NORTHAMPTON — Jane Geary struggled up two flights of stairs with full shopping bags and clothes hangers dangling from her overloaded fingers. It was moving day, a wonderful day, a day unlike any Geary had known.
The 55-year-old Navy veteran does not have a home of her own. But Tuesday, Geary and 11 other women embarked on a bright, promising chapter in their lives as they moved into a new residence for homeless women veterans.
“Crazy, crazy, crazy,” Geary said, shaking her head and breaking into a smile at the wonder of it.
She and the other women now have individual apartments in a bright, sparkling residence as part of a program run by Soldier On, a private nonprofit organization.
For these women, part of the wonder is that someone cares at all. Most suffered sexual abuse in the military, and Geary, a former nurse who once lived in Gardner, also deals with post-traumatic stress disorder.
“I never felt like I fit in anywhere,” Geary said. “Here, it’s a different story.”
That story will unfold in a $1.7 million building of nearly 9,000 square feet that contains 16 individual apartments, four shared kitchens, plus space for activities as varied as group meetings, yoga, and artwork.
‘I never felt like I fit in anywhere. Here, it’s a different story.’
Jane Geary, talking about moving in to her Soldier On apartment
“This is a safe place to be. They make sure of that,” said Geary, who became homeless after her husband died and she struggled with drugs and alcohol. “They love you until you can love yourself, and that’s very new to me.”
It’s a place designed for women and run by women, where men can enter only by invitation. Soldier On is one of a limited number of residences for homeless women veterans in the state, but the three-story residence is the latest effort to meet a growing need as more women join the military.
Kathy Copeland, a 47-year-old Navy veteran, said she is still in disbelief over her new apartment. “When I look at it, I say to myself, ‘Wow, that’s for us.’ ”
Women made up 9 percent of homeless veterans this year, according to the US Department of Housing and Urban Development. That percentage, encompassing more than 4,000 women, tracks closely with their representation in the armed forces, according to the National Coalition for Homeless Veterans.
But women veterans, for reasons that are unclear, are slightly more likely to become homeless than their male counterparts, said Randy Brown, spokesman for the nonprofit coalition.
“Women come to us incredibly broken,” said Sara Scoco, the women’s program director for Soldier On.
When the women arrived at a previous Soldier On facility, some did not speak because of their trauma. Others cried for weeks.
“All of our women experienced trauma before the military — childhood abuse, physical abuse, emotional abuse,” Scoco said. “Many of them went into the military to escape trauma and were re-traumatized instead.”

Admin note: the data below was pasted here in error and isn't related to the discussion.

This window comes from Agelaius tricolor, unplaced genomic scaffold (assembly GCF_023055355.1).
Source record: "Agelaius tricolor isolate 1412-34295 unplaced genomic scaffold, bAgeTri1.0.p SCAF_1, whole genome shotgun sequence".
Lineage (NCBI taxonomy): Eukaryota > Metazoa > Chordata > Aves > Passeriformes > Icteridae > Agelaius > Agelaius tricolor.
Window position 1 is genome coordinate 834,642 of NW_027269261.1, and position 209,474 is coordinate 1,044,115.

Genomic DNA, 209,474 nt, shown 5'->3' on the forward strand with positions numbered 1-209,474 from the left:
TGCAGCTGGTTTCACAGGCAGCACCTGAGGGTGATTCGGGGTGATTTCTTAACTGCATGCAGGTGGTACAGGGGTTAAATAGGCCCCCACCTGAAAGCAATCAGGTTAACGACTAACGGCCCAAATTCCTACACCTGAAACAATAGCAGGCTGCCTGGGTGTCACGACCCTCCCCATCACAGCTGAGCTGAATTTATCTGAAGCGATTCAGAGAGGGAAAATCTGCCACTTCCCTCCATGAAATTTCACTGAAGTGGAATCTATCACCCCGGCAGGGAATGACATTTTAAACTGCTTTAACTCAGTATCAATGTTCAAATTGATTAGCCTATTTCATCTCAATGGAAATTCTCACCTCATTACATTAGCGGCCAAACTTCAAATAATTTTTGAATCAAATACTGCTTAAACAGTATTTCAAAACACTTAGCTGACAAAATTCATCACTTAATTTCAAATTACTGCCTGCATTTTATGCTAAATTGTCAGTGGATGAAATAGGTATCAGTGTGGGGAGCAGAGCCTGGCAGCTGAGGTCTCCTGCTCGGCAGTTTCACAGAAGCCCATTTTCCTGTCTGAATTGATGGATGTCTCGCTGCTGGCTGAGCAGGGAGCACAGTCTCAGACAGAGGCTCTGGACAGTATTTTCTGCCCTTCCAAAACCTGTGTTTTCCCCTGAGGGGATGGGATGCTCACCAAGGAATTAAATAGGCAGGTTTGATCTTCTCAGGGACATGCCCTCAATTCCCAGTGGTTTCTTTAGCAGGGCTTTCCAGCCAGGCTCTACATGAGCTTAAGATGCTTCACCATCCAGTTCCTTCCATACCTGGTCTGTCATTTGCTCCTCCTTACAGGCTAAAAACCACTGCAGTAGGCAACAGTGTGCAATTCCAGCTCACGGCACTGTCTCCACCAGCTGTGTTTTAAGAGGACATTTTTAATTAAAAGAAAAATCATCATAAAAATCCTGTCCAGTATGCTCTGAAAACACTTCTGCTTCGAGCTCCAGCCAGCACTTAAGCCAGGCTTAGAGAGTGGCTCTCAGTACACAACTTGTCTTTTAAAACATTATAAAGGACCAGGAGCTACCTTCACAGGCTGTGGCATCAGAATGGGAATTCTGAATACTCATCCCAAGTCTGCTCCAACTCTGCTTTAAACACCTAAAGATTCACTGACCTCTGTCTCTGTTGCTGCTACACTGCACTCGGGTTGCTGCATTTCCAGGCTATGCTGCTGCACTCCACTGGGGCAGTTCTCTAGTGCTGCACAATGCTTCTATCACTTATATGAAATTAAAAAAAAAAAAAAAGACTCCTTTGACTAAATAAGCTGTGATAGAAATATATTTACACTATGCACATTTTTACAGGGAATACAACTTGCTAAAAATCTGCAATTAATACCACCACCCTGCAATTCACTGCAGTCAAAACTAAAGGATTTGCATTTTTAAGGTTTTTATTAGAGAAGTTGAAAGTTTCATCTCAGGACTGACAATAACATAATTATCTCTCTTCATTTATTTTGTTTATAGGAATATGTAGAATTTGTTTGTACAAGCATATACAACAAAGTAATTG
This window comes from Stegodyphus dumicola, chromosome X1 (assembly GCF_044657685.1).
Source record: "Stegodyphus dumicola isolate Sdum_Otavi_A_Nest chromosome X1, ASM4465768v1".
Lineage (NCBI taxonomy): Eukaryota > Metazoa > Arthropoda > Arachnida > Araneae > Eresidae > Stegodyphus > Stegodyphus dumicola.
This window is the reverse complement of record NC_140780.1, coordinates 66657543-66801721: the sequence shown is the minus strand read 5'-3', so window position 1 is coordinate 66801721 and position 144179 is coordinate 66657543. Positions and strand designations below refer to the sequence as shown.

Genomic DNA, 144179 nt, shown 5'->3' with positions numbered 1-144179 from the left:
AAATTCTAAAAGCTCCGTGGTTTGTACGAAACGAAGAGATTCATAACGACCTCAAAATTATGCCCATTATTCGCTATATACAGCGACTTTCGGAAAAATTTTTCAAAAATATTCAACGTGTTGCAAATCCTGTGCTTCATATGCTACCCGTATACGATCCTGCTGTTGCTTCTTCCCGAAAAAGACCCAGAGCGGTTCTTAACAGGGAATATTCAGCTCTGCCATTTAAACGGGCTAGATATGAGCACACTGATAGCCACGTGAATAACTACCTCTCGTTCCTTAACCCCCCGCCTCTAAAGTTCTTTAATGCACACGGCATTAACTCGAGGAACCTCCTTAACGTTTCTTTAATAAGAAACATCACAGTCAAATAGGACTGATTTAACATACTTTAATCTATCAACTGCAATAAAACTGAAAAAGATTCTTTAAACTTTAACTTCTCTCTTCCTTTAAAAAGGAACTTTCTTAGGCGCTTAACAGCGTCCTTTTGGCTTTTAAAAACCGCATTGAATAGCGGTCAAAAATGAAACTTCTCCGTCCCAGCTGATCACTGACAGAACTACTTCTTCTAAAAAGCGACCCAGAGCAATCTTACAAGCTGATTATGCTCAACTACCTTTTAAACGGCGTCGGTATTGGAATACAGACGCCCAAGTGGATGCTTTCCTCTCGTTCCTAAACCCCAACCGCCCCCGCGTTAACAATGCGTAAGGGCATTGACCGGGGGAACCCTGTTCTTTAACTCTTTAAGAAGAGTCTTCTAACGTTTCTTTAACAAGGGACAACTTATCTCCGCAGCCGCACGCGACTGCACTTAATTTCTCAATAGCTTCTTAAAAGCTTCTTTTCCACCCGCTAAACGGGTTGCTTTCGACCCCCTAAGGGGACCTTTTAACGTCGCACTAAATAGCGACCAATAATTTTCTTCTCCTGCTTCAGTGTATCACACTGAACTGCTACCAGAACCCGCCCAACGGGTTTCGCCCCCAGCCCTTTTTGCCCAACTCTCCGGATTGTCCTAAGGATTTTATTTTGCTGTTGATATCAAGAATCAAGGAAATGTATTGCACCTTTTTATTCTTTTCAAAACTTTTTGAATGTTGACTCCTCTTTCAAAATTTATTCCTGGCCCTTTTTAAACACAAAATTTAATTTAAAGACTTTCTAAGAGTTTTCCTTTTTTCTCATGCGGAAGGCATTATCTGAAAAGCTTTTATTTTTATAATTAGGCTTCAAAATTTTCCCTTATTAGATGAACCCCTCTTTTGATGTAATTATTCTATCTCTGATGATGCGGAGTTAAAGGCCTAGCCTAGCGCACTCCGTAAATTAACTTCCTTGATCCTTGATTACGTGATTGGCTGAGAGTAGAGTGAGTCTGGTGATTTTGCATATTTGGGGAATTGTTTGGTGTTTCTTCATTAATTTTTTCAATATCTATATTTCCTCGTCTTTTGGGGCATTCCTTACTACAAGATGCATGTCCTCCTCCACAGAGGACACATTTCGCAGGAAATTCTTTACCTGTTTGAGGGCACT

The program is located on the campus of the Veterans Affairs Medical Center and parallels a Soldier On effort that serves 265 homeless male veterans here and in Pittsfield. The women’s services, however, carry a distinct imprint.
There are cooking classes, art instruction, and beadwork — all part of a holistic strategy to meet the mental, emotional, physical, and intellectual needs of a vulnerable, traumatized group.
“Many of these women don’t realize what their strengths are,” Scoco said.
Low self-esteem and nagging fear sapped much of that strength. But with mental-health counseling, volunteer work in the community, and opportunities for schooling and employment, those strengths are being rediscovered and nurtured, Scoco said.
“I’m learning what it’s like to not be a victim,” said LouAnn Hazelwood, a 60-year-old Army veteran who is the oldest woman in the program. The youngest is 26, and only one day of active-duty service is required for eligibility.
More than 1,500 women have been helped since the program began in 2005, said Jack Downing, chief executive officer of Soldier On. Per-diem payments from the Department of Veterans Affairs meet some of the program’s expenses; up to 30 percent of a resident’s income, if there is any, helps meet others. Donations and grants make up the rest.
When the program began, women were placed in the same building as men on the VA campus. Later, the women moved separately to two aging cottages that once housed doctors who worked at the hospital.
But now, set on a slope and surrounded by greenery, the women have a semi-secluded place of their own.
Downing said the new building has been designed to accommodate homeless women veterans with children. That’s an uncommon pairing, Downing said, because many women remain in abusive relationships to protect their children from homelessness.
No children are living at Soldier On now, but a flexible design will allow apartments to be reconfigured when needed, Downing said.
On Monday evening, Geary anxiously awaited the move-in the morning. Boxes had been packed, clothing had been sorted, and a promising chapter in a difficult journey lay only hours ahead.
But first there was a treat.
A women’s group had invited Geary and the other veterans to a country club for dinner and a dance, and Geary wanted to look special. For this, she donned a dress and a necklace.
“I don’t wear a dress too often,” Geary said, a small smile creasing her face. “And this is an opportunity to put one on.”
For Geary, the night out represented another small checkpoint on the road to stability. It’s a long journey, Geary acknowledged, but it’s one she wants to see through.
“There’s more that I need to work on, so that I don’t have to come back when I leave here,” she said. “I want to be a success.”
The $1.7 million building of nearly 9,000 square feet contains 16 individual apartments, four shared kitchens, plus space for activities as varied as group meetings, yoga, and artwork.
-By Globe Reporter Brian MacQuarrie